Hot Games

Thursday, 9 June 2011

UK Games Expo – mixed feelings

I love the concept of the UK Games Expo, but seem to enjoy it less and less each year. I can’t put my finger on exactly why this is the case, but as a boardgamer, I’m increasingly seeing this as an optional visit rather than a destination event. So what are the positives and negatives of the event?


• A range of games retailers (but I wish there were more)
• A good smattering of small publishers – this to me is probably the most positive thing about the Expo
• A lot of demo tables (even more so for miniatures)
• A good mixture of serious gamers and families/casual gamers
• Er, that’s about it.


• The venue is now stretched – the Expo needs to move. Some of the outer areas suffer markedly in footfall terms.
• No significant new boardgames released – without a Treefrog or Ragnars release there was no “must go” reason to attend
• No price competition between the retailers – the prices were all very samey across the board. A bit of competition on hot games like Seven Wonders, Dixit and Dominion would be a start!
• The format is a bit tired – a bit of innovation is required.
• The entry fee - £8 is too high, and must put off casual gamers/families.


• Refreshments – limited and over-priced, but at least Ladypool Road is nearby (we went to Imran’s after the show)

So what changes would I make? In no particular order:

• Change venue (though keep it in Birmingham if possible)
• Tie it into cons to get the regular/serious gamers in (of all persuasions). Talk to the Manorcon and Midcon guys and arrange an “Expo-con” at the same venue.
• Persuade more retailers to come along – maybe tie their costs into a %sales basis to reduce their exposure; encourage discounting and price competition
• Twist the arms of all local publishers to release new games – make this a de facto pre-Essen roll-out for UK publishers. Invite German designers such as Reiner Knizia and Michael Schacht.
• Encourage small publishers – maybe by discounting
• Promote tie-ins with complimentary hobbies – such as comics (a la Essen).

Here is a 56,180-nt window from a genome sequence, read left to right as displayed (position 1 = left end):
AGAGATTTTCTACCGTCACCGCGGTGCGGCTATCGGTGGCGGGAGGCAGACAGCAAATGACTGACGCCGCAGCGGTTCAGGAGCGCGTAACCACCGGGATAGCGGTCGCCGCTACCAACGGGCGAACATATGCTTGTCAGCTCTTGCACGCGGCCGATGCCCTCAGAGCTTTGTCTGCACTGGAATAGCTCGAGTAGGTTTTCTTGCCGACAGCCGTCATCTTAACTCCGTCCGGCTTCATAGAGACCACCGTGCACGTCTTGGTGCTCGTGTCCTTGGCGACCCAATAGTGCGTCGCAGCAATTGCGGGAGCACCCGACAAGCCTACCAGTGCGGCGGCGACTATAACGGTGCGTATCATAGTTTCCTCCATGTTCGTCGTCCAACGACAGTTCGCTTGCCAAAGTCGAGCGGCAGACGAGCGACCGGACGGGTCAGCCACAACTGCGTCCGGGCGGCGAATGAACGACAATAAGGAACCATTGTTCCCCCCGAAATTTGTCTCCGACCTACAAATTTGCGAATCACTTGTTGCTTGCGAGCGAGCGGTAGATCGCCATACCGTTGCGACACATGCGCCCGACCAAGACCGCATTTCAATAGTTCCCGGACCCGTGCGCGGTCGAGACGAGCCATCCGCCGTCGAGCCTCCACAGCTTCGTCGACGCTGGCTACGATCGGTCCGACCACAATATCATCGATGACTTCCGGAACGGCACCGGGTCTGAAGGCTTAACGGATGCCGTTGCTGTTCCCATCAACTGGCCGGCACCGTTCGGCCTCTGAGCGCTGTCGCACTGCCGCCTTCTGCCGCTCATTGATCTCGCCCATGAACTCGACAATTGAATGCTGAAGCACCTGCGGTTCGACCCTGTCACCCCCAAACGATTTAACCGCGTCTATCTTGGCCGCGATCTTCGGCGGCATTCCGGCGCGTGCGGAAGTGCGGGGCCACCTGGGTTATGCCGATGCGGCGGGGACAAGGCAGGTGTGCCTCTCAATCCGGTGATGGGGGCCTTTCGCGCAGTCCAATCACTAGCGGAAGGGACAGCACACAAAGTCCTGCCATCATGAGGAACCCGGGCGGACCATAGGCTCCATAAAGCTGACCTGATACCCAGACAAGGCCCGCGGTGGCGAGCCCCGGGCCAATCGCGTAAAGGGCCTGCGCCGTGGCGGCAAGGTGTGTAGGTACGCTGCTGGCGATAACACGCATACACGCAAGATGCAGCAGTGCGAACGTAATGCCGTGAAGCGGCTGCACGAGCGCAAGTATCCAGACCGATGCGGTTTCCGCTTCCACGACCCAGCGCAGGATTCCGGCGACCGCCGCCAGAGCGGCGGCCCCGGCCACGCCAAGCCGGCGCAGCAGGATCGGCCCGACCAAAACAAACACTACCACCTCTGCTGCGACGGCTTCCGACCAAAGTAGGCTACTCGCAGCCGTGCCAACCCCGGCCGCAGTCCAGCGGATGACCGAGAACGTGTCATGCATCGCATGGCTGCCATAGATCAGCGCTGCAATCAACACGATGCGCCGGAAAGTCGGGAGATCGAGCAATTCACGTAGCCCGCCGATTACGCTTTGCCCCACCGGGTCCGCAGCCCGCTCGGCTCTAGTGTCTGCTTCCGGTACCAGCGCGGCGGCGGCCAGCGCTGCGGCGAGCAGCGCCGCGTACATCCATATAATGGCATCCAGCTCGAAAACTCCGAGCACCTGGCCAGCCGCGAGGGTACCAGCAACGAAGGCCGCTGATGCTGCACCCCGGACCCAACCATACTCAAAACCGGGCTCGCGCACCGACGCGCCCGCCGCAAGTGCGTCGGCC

So, despite all the above, did I enjoy the Expo this year? The answer was yes. Find of the day was undoubtedly Totemo from Surprised Stare Games. Yes I know it was there last year, but I only tried it this year. An excellent abstract strategy game that will go down really well with the family.

I also bought Braggart – not my favourite type of card-game,
but I know it will be well received by both gamers and family. Therefore a good buy – the 2 young ladies who demo’ed it also won me over with their enthusiasm for the game. I also purchased KingBrick – a 2-player flicking game. As a Subbuteo addict in my youth, this simple straight-forward game was a no-brainer and, at £10, also a bargain. I’m sure it won’t see much table-time, but I still couldn’t resist it. A couple of other small purchases completed the day.

I hope the Expo continues to grow and thrive, but I feel that it needs a shot in the arm to move forward.


  1. Other positives include getting the attention of the general public and ladies in tight catsuits.

    I agree with the negatives; trying to appeal to a wider range of gaming enthusiasts is no excuse for a dearth of games of one genre, and a larger venue would pay for itself.

    I was really disappointed in the lack of Treefrog and Ragnar output, but it cannot be helped I supppose.

    Did I mention Catwoman?

  2. I think young ladies dressed in tight-fitting comic book costumes definitely appeals to 80%+ of the attendees, so was a shrewd move by the organisers. I didn't want to appear sexist by including that as a positive - I thought that was a given! I take it you'll be publishing the pictures on Facebook Tony?

    I have read the brochure in the last few days and am coming to the conclusion that the Expo is increasingly being targeted at the RPG and miniatures markets.

  3. Sadly, no pictures.

    As for the target market, if you read Mr Denning's response to my Expo 2010 post, you'll probably find an explanation of sorts.